Review of Sharks: A Mighty Bite-y History

Sharks: A Mighty Bite-y History Sharks: A Mighty Bite-y History
by Miriam Forster; illus. by Gordy Wright
Primary, Intermediate    Abrams    80 pp.    g
5/22    978-1-4197-4773-1    $24.99
e-book ed.  978-1-6470-0702-7    $18.65

Forster describes shark and shark-like species in a tour through geologic time, from almost four hundred million years ago to the present day, highlighting ancient and modern creatures. The book mainly focuses on species with notable features: odd appendages such as a flattop dorsal fin, bony spikes, or a hammer-shaped head; the ability to survive in fresh water; and extremes in size. The shark profiles are accompanied by information about environmental conditions on land and water, contemporaneous marine species, fossil remains, and thoughtful explanations of the mass extinctions and extremes in climate that marked the end of each geologic period. Throughout the timeline are “Toolbox” asides, which creatively ­signal the behaviors, anatomical features, and adaptations that contributed to a group’s survival. Wright’s illustrations of sharks swimming through their watery habitats provide lots of details to observe; the creatures’ rounded, cartoonlike eyes imbue them with personality.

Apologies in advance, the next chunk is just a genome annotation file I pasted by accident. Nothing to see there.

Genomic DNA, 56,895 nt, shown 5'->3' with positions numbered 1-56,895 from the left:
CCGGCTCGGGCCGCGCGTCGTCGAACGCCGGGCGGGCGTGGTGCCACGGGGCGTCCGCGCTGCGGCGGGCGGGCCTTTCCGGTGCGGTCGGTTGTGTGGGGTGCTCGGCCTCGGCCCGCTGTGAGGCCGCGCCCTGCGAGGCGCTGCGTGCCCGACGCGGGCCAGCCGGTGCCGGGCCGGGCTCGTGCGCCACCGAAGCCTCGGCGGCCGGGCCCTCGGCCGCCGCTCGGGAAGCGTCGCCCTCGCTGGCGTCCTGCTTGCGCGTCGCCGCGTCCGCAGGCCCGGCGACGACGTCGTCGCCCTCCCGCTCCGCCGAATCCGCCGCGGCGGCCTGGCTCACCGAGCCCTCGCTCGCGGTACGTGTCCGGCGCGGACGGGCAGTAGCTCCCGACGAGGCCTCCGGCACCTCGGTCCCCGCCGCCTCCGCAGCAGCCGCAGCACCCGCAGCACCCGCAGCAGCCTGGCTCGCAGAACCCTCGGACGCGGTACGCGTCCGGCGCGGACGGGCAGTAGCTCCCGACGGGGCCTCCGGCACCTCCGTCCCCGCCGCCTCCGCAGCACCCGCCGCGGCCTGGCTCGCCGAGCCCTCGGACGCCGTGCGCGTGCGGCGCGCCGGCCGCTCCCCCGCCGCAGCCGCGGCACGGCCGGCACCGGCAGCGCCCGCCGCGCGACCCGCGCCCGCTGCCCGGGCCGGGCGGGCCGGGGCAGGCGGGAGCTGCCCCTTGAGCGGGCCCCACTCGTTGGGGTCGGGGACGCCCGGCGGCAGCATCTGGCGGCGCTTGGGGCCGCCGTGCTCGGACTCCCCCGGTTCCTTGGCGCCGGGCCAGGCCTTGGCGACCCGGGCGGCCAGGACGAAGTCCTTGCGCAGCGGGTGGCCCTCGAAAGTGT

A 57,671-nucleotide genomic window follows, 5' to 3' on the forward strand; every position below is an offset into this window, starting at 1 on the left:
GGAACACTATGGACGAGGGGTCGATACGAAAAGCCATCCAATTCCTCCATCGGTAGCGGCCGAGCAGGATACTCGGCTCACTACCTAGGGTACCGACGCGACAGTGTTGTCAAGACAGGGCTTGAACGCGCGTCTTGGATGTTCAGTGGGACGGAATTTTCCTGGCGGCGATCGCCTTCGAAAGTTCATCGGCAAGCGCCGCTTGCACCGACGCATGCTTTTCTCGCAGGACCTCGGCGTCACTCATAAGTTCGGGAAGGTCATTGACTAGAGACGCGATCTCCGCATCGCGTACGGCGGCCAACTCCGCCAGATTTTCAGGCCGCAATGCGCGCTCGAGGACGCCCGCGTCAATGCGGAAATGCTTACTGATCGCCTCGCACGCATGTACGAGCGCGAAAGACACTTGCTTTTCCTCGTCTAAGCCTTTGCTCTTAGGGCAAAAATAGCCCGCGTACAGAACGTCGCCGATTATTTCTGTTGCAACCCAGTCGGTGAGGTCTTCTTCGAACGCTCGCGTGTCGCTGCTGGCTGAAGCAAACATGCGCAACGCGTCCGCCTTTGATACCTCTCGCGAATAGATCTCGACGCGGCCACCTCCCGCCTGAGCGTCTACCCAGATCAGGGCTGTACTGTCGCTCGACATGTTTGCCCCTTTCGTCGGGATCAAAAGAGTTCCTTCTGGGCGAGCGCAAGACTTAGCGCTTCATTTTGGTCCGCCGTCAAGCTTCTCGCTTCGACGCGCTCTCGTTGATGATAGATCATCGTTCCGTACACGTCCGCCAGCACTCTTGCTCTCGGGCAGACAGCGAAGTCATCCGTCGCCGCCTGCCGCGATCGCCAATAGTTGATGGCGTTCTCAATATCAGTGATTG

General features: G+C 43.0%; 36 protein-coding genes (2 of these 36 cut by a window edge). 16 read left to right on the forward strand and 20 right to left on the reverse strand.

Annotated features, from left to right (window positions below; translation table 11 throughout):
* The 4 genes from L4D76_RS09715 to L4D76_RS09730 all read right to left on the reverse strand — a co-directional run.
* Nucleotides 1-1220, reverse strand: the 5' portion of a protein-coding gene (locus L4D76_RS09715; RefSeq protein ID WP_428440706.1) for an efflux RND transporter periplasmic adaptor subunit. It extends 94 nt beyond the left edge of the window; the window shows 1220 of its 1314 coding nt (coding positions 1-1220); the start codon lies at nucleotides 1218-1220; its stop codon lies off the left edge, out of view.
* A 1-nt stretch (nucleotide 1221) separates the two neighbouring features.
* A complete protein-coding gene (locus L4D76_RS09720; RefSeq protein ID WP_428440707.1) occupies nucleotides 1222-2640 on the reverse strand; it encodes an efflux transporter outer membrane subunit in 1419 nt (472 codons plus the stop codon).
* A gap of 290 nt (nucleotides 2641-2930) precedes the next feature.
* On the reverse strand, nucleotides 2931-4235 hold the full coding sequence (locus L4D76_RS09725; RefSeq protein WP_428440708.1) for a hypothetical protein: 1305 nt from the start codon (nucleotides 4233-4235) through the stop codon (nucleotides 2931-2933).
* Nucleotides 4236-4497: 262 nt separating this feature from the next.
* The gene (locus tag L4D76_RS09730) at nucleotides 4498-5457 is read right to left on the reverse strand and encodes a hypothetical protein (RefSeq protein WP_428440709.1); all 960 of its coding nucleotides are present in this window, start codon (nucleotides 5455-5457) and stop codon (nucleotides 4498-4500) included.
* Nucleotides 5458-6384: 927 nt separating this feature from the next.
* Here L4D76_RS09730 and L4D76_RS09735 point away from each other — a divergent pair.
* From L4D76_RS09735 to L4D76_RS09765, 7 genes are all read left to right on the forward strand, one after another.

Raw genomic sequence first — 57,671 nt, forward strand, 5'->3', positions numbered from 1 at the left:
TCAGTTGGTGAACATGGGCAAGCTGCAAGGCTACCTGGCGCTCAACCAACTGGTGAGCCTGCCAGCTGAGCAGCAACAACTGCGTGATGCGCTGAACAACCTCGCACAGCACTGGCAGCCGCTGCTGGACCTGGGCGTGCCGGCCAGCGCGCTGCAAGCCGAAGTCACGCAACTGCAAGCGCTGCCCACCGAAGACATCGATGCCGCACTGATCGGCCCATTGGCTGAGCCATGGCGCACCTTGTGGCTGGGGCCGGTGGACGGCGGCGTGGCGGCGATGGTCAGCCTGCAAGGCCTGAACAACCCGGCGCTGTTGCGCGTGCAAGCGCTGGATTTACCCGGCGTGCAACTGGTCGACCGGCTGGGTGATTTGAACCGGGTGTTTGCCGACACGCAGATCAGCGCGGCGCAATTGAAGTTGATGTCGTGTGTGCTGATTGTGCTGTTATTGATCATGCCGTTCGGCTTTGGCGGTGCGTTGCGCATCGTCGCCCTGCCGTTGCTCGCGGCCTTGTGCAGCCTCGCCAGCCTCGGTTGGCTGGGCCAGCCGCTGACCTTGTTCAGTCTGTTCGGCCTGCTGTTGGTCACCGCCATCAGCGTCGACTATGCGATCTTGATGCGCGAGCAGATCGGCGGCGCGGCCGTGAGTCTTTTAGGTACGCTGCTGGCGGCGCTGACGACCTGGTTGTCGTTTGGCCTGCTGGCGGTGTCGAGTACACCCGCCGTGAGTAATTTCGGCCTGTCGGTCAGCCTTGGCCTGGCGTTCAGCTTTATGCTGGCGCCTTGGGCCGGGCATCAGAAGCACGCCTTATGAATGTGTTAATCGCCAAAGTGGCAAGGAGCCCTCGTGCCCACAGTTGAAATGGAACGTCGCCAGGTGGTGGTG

From the May/June 2022 issue of The Horn Book Magazine.

Danielle J. Ford
Danielle J. Ford
Danielle J. Ford is a Horn Book reviewer and an associate professor of Science Education at the University of Delaware.

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